Harry Potter And Slytherin House

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Harry Potter and the Philosophers stone is the most innovative story and the most widely read and publicised since C.S. Lewis's Chronicles of Narnia back in the 1950s. The differences between the authors is astounding and yet they shared the same unmistakable and truly remarkable talent of being able to keep a child amused and happy for longer than the space of a television programme. C.S. Lewis was a very well known writer when he published his children's novels. A respected writer of Christian Literature Lewis already had the respect of his peers and his audiences. Before deciding, some say at the encouragement of his good friend Tolkien to branch out into children's literature. Lewis almost certainly wouldn't have approved of J.K. Rowling. He wouldn't have seen book writing as a suitable occupation for the time of a mother, and a single mother at that. Being a Christian, and such a moral staunch one at that Lewis would have seen the fact that Rowling was an unmarried parent to be disgraceful and immoral.

Lewis created most famously the story of four siblings being evacuated into the countryside and discovering another world. The tale of evacuated children is a timeless thrill for children; it is certainly an imaginary game I would play with my friends as a child. The four Pevensie Children were Peter, Susan, Edmund and Lucy. Lucy the youngest is the one who discovers the Wardrobe, the door into Narnia, a world outside of our own. The protagonists of this story represent rather patriarchal themes, which would be concurrent with the author's view of the world and indeed, the time he lived in. Peter the eldest is the father figure of the group, this maybe natural as he is the eldest, but I certainly don't have the fear and unquestioning respect for my elder brother as the two younger siblings have for Peter. Susan, is the matriarch of the group, she is the pretty one, the sensible one, whose instinct upon discovering Narnia is to make everyone put on coats to protect them from the cold rather than explore this wondrous miracle. Susan is also the one who wants to turn back at the first sign of trouble. Susan is also the one to defend her younger brother Edmund when it becomes clear that he has betrayed them. There is a strange relationship between the two elder siblings, it is almost a marriage of sorts, obviously I am not implying that there is anything incestual between Peter and Susan, the characters are written as being 13 and 12 years old respectively. Though television adaptations seem to add 3 or 4 years to their ages, not too many or Peter would have been sent to War not the countryside! Peter and Susan do share a quiet mutual respect and friendship that is not present with the more boisterous younger siblings and certainly not mirrored by Edmund and Lucy's relationship with each other which is strained at the best of times! Harry Potter is also concerned with the discovery of another world, but rather differently and in a far more modern setting. Harry is a young Wizard who at the age of 1 was sent to live with his muggle (non-wizarding) aunt and uncle. Harry's parents had been murdered by an evil wizard who had terrorized the wizarding community for many years. Harry himself had mysteriously been the object of his downfall, The said evil wizard placed the same killing curse on Harry as he had Harry's parents but unlike his parents Harry resisted the curse and it backfired draining all the wizards power and leaving Harry, not only orphaned but bearing a scar that would make him famous and warn him of danger in the future. On harries eleventh Birthday he is accepted into Hogwarts school of Witchcraft and wizardry and escapes the abuse he suffered daily at the hands of his relatives. The only known stereotypes in Harry Potter are size-ist rather than sexist. Harry's relatives are 'bad' people; they are also fat and greedy. This has drawn criticism from groups claiming this will encourage bullying of overweight children.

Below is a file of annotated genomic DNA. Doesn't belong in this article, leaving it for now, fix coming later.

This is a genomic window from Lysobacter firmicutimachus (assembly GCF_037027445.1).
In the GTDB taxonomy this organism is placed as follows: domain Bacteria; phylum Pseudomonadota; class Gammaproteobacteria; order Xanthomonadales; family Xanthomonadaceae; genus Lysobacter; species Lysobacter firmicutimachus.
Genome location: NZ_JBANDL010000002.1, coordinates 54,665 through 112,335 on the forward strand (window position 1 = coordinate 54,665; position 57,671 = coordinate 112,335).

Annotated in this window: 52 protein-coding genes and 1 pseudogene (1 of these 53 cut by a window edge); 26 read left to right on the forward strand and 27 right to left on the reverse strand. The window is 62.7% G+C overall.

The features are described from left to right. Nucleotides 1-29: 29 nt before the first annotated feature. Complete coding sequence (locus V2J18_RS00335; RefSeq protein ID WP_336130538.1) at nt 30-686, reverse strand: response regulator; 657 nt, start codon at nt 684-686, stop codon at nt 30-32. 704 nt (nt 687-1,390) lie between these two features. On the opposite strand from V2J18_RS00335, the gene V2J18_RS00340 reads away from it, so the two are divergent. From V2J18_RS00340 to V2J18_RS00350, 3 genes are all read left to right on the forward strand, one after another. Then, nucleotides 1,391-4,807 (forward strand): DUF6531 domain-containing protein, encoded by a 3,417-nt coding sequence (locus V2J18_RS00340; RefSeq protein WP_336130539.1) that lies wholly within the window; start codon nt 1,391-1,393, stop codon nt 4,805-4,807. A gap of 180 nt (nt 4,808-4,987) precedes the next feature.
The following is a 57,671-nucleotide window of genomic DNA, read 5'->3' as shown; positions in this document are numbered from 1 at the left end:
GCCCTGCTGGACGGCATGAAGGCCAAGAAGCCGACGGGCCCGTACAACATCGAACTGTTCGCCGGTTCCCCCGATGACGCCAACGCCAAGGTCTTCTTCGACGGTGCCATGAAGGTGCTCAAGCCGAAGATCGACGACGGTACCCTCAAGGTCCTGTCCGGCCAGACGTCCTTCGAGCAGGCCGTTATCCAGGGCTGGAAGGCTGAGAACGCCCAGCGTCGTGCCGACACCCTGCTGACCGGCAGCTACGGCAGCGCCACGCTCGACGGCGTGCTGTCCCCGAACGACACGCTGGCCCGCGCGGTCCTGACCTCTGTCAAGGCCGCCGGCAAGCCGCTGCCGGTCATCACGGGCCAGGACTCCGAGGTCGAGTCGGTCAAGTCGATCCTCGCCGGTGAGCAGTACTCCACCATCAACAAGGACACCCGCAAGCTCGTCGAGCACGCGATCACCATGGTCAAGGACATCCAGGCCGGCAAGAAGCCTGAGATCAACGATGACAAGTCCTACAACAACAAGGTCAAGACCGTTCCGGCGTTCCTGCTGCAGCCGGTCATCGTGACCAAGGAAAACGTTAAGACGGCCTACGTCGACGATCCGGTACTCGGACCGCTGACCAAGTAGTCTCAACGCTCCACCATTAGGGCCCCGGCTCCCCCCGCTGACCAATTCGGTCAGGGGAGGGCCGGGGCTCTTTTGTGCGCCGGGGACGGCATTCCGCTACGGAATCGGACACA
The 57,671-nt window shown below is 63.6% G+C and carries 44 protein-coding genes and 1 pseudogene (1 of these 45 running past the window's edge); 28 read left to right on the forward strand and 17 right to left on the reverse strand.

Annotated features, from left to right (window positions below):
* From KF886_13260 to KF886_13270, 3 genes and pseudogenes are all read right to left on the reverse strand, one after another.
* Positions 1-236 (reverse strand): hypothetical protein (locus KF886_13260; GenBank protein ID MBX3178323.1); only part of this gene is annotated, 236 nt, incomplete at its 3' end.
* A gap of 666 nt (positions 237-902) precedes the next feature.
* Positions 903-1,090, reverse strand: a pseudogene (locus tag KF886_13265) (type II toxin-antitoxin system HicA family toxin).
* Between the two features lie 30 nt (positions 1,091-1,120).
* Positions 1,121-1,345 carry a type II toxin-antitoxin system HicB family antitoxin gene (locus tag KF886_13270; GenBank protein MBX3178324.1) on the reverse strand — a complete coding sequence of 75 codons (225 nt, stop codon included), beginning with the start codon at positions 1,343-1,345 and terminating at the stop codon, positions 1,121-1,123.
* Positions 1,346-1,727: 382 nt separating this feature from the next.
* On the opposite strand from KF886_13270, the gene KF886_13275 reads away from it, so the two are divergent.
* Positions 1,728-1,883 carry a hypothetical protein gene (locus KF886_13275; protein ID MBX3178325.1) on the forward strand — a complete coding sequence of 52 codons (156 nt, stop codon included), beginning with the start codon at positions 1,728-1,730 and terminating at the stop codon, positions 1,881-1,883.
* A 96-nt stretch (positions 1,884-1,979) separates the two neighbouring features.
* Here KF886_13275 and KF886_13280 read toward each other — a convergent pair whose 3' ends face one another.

Harry Potter and The Philosophers stone has had three sequels so far, taking Harry and his friends through their school years at a rate of one book per year and we all wait with bated breath for the fifth book. Some say the magic of the first book isn't mirrored in the follow-ups, they say this without disrespect, and simply the very ideas presented in the Philosophers stone were the real magic. Older readers like myself (20) find that as the children get older we empathise with the characters more and await further steps into the world of adolescence mixed with magic, something we all dreamed of during our own adolescence… imagine a charm to cure spots, a charm to regulate weight gain, larger breasts, smaller nose, not that teens are superficial or anything! C.S. Lewis also had follow ups to The Lion The Witch and the Wardrobe, several of these featured Pevensie Children and their relatives. In fact the Pevensie cousin, Eustace bears a striking physical and initially mental resemblance to Harry Potters muggle cousin Dudley Dursley.

Though the worlds they lived in were very different, and as people they ere very different, their magic is enjoyed by children (and adults) with imagination everywhere.